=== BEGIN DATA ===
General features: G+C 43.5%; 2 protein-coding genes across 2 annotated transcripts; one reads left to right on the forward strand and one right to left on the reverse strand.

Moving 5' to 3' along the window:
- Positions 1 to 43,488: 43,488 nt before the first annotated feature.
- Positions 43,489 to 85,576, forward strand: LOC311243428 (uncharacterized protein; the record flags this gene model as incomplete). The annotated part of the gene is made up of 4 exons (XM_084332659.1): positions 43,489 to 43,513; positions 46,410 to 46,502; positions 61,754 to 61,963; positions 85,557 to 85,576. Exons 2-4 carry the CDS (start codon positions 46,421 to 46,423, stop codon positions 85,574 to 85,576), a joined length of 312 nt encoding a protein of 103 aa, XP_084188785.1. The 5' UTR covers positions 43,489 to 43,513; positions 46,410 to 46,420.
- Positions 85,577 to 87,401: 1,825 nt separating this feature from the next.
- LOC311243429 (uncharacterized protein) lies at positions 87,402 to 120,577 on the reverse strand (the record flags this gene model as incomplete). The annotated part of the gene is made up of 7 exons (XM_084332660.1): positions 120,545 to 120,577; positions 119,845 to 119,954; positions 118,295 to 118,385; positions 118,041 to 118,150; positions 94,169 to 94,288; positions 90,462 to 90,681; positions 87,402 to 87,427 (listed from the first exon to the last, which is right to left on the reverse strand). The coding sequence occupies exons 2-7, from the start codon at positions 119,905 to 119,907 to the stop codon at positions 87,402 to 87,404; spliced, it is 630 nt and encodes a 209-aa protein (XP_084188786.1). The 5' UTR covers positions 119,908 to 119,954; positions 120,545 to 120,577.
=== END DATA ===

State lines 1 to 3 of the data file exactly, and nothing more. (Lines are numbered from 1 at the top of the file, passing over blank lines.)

General features: G+C 43.5%; 2 protein-coding genes across 2 annotated transcripts; one reads left to right on the forward strand and one right to left on the reverse strand.

Moving 5' to 3' along the window:
- Positions 1 to 43,488: 43,488 nt before the first annotated feature.